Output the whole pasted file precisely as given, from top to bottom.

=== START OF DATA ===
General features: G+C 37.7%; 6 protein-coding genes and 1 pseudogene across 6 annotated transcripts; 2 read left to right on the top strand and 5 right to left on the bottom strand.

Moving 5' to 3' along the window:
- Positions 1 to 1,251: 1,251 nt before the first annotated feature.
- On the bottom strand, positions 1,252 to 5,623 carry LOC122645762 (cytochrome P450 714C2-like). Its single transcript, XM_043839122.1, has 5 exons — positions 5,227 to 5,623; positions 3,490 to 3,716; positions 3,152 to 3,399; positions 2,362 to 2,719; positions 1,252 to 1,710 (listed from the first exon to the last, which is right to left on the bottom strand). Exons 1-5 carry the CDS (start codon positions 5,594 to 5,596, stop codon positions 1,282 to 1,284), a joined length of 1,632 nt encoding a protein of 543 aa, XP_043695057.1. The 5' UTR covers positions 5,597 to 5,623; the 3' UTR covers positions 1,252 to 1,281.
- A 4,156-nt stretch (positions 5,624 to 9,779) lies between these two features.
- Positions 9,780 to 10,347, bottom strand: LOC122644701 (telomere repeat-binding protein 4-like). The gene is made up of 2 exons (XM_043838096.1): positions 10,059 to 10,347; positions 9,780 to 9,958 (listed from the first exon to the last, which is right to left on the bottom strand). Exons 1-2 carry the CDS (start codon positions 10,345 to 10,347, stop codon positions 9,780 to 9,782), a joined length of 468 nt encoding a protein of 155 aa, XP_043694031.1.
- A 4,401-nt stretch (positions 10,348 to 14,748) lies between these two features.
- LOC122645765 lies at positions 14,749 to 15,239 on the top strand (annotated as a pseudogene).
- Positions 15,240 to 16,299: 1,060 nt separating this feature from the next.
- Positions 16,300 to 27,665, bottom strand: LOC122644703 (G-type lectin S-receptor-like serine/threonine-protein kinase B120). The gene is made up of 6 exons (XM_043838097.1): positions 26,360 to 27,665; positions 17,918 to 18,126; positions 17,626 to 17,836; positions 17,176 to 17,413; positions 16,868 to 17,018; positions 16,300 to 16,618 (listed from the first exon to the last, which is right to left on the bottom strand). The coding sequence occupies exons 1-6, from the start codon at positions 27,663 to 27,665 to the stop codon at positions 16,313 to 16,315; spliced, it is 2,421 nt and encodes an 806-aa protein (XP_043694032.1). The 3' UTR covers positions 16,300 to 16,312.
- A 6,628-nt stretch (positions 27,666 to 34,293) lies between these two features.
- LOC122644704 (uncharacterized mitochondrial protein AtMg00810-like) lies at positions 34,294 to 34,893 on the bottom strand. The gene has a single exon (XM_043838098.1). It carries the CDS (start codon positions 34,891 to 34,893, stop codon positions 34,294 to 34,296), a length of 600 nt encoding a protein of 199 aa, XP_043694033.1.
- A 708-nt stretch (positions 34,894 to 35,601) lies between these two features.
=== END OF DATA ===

General features: G+C 37.7%; 6 protein-coding genes and 1 pseudogene across 6 annotated transcripts; 2 read left to right on the top strand and 5 right to left on the bottom strand.

Moving 5' to 3' along the window:
- Positions 1 to 1,251: 1,251 nt before the first annotated feature.
- On the bottom strand, positions 1,252 to 5,623 carry LOC122645762 (cytochrome P450 714C2-like). Its single transcript, XM_043839122.1, has 5 exons — positions 5,227 to 5,623; positions 3,490 to 3,716; positions 3,152 to 3,399; positions 2,362 to 2,719; positions 1,252 to 1,710 (listed from the first exon to the last, which is right to left on the bottom strand). Exons 1-5 carry the CDS (start codon positions 5,594 to 5,596, stop codon positions 1,282 to 1,284), a joined length of 1,632 nt encoding a protein of 543 aa, XP_043695057.1. The 5' UTR covers positions 5,597 to 5,623; the 3' UTR covers positions 1,252 to 1,281.
- A 4,156-nt stretch (positions 5,624 to 9,779) lies between these two features.
- Positions 9,780 to 10,347, bottom strand: LOC122644701 (telomere repeat-binding protein 4-like). The gene is made up of 2 exons (XM_043838096.1): positions 10,059 to 10,347; positions 9,780 to 9,958 (listed from the first exon to the last, which is right to left on the bottom strand). Exons 1-2 carry the CDS (start codon positions 10,345 to 10,347, stop codon positions 9,780 to 9,782), a joined length of 468 nt encoding a protein of 155 aa, XP_043694031.1.
- A 4,401-nt stretch (positions 10,348 to 14,748) lies between these two features.
- LOC122645765 lies at positions 14,749 to 15,239 on the top strand (annotated as a pseudogene).
- Positions 15,240 to 16,299: 1,060 nt separating this feature from the next.
- Positions 16,300 to 27,665, bottom strand: LOC122644703 (G-type lectin S-receptor-like serine/threonine-protein kinase B120). The gene is made up of 6 exons (XM_043838097.1): positions 26,360 to 27,665; positions 17,918 to 18,126; positions 17,626 to 17,836; positions 17,176 to 17,413; positions 16,868 to 17,018; positions 16,300 to 16,618 (listed from the first exon to the last, which is right to left on the bottom strand). The coding sequence occupies exons 1-6, from the start codon at positions 27,663 to 27,665 to the stop codon at positions 16,313 to 16,315; spliced, it is 2,421 nt and encodes an 806-aa protein (XP_043694032.1). The 3' UTR covers positions 16,300 to 16,312.
- A 6,628-nt stretch (positions 27,666 to 34,293) lies between these two features.
- LOC122644704 (uncharacterized mitochondrial protein AtMg00810-like) lies at positions 34,294 to 34,893 on the bottom strand. The gene has a single exon (XM_043838098.1). It carries the CDS (start codon positions 34,891 to 34,893, stop codon positions 34,294 to 34,296), a length of 600 nt encoding a protein of 199 aa, XP_043694033.1.
- A 708-nt stretch (positions 34,894 to 35,601) lies between these two features.